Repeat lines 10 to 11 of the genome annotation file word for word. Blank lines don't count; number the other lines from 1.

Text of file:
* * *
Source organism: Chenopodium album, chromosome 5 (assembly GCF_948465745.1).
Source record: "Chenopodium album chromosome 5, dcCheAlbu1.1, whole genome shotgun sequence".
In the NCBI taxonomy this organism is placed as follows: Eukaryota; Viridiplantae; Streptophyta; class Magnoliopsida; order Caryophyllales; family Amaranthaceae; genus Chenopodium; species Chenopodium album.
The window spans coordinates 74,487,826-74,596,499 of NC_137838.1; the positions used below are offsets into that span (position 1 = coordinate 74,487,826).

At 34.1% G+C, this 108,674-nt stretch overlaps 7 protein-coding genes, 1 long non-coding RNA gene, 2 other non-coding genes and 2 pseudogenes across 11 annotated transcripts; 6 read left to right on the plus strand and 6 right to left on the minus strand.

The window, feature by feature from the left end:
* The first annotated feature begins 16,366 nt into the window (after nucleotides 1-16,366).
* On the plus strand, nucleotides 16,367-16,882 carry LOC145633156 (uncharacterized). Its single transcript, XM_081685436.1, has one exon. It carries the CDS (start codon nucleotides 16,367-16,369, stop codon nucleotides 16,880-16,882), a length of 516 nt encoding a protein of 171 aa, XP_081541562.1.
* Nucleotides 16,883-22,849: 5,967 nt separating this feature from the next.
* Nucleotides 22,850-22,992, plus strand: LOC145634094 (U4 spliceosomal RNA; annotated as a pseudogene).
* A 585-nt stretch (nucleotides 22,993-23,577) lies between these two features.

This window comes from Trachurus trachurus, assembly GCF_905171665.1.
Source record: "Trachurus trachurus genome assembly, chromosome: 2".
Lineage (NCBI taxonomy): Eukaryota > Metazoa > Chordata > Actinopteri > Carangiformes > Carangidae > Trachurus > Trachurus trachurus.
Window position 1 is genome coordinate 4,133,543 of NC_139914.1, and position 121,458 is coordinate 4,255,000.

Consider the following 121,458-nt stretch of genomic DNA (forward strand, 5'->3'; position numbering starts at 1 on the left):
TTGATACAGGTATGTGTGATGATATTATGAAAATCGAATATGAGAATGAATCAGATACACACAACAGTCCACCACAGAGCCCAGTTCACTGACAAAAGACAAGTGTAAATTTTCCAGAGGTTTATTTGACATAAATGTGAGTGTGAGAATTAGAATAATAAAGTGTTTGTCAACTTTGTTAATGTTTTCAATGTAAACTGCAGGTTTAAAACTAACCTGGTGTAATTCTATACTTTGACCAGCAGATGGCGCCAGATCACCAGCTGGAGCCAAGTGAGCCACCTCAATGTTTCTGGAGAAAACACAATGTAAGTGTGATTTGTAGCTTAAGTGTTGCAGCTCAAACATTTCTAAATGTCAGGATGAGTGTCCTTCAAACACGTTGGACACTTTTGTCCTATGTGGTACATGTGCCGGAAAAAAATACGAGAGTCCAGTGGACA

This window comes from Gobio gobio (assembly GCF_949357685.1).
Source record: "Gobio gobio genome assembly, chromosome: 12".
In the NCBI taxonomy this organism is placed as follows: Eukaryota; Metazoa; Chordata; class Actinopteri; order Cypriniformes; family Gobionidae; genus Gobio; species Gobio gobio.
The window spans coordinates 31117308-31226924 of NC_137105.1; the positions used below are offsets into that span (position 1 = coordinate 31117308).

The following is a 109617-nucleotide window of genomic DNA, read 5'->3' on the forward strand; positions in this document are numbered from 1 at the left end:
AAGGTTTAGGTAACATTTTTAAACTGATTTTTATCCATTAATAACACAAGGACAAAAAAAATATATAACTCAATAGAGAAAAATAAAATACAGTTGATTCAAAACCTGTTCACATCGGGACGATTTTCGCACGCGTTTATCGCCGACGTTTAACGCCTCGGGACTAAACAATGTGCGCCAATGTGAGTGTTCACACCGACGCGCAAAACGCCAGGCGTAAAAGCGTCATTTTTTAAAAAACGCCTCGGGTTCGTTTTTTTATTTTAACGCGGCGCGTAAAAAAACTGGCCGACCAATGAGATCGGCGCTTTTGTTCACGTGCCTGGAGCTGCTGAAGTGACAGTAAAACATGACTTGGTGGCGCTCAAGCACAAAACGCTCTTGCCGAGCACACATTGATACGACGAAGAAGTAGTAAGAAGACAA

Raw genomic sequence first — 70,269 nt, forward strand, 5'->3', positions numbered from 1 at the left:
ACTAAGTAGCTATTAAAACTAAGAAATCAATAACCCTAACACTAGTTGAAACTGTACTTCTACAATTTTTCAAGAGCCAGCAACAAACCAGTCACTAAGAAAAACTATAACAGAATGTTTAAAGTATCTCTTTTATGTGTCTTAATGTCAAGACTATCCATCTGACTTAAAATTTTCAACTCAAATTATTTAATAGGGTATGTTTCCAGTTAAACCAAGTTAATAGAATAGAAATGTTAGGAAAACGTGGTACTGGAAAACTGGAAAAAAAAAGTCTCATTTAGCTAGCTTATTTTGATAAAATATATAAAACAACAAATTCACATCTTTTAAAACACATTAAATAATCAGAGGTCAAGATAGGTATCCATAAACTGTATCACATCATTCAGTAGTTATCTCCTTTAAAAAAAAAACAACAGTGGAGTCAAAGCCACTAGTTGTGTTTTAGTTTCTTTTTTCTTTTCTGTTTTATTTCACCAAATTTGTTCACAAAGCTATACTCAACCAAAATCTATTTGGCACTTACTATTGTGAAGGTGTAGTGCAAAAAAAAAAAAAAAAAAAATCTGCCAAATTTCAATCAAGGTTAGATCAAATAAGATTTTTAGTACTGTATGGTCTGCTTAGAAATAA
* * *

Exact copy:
* Nucleotides 22,850-22,992, plus strand: LOC145634094 (U4 spliceosomal RNA; annotated as a pseudogene).
* A 585-nt stretch (nucleotides 22,993-23,577) lies between these two features.